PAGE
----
Ufomammut – Eve

By Rob Hughes

Hawaiians have names for two types of lava: pahoehoe and `a`a. The first is smooth and ropey, the second is chunky and rough. Ufomammut’s volcanic expulsions somehow take on both textures. Power chords hum, roll, and ooze in great waves, while a current of spiky noise and feedback roils beneath, sometimes breaking chaotically through to the surface. Then it all cools, leaving behind a landscape of steaming desolation—calmness before the next eruption begins.

This Italian psych-sludge trio have hinted that they’d be capable of a one-track, 45-minute “piece” like Eve. Idolum, their previous album, had everything in place, but Eve takes it to the next logical step. Ufomammut demonstrate supreme control over their music, avoiding the hazards that can mar the single-track album format. It flows perfectly. There are lulls, but it never drags. The pace is undeniably slow (this is a band that released an album called Snailking), yet the dynamics seem to shift constantly. And once the album has been set in motion, you’re compelled to follow it through to the end. I’ll put Eve on thinking I’ll work at something while it rumbles in the background. Three-quarters of an hour later I haven’t moved.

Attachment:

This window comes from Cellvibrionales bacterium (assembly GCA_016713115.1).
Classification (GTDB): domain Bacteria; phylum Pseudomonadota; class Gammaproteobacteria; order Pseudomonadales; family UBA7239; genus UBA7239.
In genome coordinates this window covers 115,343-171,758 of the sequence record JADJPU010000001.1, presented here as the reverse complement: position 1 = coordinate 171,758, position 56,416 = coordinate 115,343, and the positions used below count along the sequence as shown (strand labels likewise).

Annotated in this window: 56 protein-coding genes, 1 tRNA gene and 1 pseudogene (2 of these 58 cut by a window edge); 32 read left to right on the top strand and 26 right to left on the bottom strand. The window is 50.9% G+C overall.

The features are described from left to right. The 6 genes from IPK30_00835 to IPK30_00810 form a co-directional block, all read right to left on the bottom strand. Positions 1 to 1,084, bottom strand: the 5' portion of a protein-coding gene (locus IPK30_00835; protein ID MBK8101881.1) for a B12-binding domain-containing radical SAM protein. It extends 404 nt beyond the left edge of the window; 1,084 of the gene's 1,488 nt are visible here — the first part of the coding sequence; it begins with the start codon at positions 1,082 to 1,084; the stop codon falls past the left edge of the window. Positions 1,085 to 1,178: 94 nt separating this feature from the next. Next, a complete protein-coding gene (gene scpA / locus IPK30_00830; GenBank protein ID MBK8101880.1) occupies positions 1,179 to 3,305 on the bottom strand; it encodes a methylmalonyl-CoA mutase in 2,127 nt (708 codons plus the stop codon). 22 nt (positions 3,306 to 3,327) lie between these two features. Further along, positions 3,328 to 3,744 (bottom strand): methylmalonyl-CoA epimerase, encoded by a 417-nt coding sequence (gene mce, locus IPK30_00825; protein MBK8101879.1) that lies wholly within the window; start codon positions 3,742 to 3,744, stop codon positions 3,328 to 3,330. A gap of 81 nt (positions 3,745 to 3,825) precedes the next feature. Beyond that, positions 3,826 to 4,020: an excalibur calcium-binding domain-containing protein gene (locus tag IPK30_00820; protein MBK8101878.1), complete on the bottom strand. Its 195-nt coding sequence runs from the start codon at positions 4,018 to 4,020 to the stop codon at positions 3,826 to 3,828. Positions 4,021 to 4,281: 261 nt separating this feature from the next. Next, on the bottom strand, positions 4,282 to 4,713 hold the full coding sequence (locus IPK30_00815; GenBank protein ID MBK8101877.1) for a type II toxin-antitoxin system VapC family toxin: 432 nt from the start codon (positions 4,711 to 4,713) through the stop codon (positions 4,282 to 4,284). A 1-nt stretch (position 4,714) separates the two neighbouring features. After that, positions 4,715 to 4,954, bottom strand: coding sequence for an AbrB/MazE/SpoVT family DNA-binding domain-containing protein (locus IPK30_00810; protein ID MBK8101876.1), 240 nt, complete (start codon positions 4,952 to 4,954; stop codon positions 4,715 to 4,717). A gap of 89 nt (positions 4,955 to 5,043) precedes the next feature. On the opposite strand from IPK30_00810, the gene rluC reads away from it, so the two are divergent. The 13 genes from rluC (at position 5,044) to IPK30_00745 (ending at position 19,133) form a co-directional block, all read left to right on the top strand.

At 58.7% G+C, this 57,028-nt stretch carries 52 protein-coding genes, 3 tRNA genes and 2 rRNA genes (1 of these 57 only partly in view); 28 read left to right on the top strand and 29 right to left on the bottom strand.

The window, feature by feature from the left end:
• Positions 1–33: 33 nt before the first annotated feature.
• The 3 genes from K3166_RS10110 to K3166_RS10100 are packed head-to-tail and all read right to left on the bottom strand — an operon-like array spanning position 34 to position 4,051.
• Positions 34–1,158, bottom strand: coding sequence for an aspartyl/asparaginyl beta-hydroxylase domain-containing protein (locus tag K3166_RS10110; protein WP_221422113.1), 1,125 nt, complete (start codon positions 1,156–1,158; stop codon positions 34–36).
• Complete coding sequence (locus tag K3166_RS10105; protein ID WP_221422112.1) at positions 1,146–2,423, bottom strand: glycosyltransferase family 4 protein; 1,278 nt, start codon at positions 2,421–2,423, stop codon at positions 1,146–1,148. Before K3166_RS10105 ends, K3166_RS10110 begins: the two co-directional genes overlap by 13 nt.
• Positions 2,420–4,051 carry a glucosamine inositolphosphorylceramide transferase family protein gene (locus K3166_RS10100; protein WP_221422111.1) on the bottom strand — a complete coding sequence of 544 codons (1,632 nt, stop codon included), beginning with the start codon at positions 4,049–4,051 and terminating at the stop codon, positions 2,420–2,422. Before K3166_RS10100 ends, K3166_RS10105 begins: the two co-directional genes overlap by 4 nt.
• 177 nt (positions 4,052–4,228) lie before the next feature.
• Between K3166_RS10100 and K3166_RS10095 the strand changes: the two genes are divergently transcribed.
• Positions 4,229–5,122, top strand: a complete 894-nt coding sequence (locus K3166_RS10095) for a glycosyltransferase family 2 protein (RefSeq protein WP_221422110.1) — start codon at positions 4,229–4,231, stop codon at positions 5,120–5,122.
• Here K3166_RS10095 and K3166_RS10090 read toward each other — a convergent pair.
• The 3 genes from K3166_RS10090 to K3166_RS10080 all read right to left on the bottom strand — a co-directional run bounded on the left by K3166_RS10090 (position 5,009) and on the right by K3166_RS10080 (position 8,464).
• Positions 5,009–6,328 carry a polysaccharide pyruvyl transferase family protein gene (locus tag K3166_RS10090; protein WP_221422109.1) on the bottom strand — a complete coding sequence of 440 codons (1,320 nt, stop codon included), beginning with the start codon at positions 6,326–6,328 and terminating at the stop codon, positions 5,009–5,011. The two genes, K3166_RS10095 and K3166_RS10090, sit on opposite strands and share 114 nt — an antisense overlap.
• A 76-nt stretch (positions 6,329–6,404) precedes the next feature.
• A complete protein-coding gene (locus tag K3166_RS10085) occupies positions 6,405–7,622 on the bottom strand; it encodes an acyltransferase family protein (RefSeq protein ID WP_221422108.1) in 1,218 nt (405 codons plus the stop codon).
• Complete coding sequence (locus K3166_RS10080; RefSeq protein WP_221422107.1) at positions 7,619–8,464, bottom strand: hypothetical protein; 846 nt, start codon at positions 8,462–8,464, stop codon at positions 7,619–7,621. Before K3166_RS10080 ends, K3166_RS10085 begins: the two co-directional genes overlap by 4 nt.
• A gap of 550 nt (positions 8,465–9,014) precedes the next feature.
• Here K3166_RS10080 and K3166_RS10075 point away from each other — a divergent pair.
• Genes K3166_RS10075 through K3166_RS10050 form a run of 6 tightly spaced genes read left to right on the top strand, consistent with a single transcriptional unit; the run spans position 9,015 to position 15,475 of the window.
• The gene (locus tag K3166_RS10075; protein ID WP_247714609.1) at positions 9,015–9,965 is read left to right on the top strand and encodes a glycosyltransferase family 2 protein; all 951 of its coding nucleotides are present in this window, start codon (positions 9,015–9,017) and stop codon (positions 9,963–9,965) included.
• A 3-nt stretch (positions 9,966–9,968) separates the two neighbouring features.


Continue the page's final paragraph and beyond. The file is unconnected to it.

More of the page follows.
The band describes Eve as “a living homage to the first woman on earth, and the rebellion to her creator for bringing knowledge to mankind.” The lyrics mull over that creator/destroyer duality and are sung using a variety of vocal treatments, most of them heavily reverbed, disembodied, and very much embedded in the overall soundscape. Other phantasmal voices weave in and out—this Eden is a haunted garden, overgrown with dread. For a good portion of Part II, the atmosphere floats on sinister synthesizers in the manner of Ufomammut’s countrymen, horror soundtrack specialists Goblin. When the tension breaks, the band locks in like Neurosis, smothering all previous subtlety in primordial doom riffage.

Eve—the song and the album—sounds like it’s been shaped from molten rock. Ufomammut have dug deep; crafting elusive, unruly elements into something inspired and monumental.

(Supernatural Cat)

Rating: 10

Sean Palmerston

Sean is the founder/publisher of Hellbound.ca; he has also written about metal for Exclaim!, Metal Maniacs, Roadburn, Unrestrained! and Vice.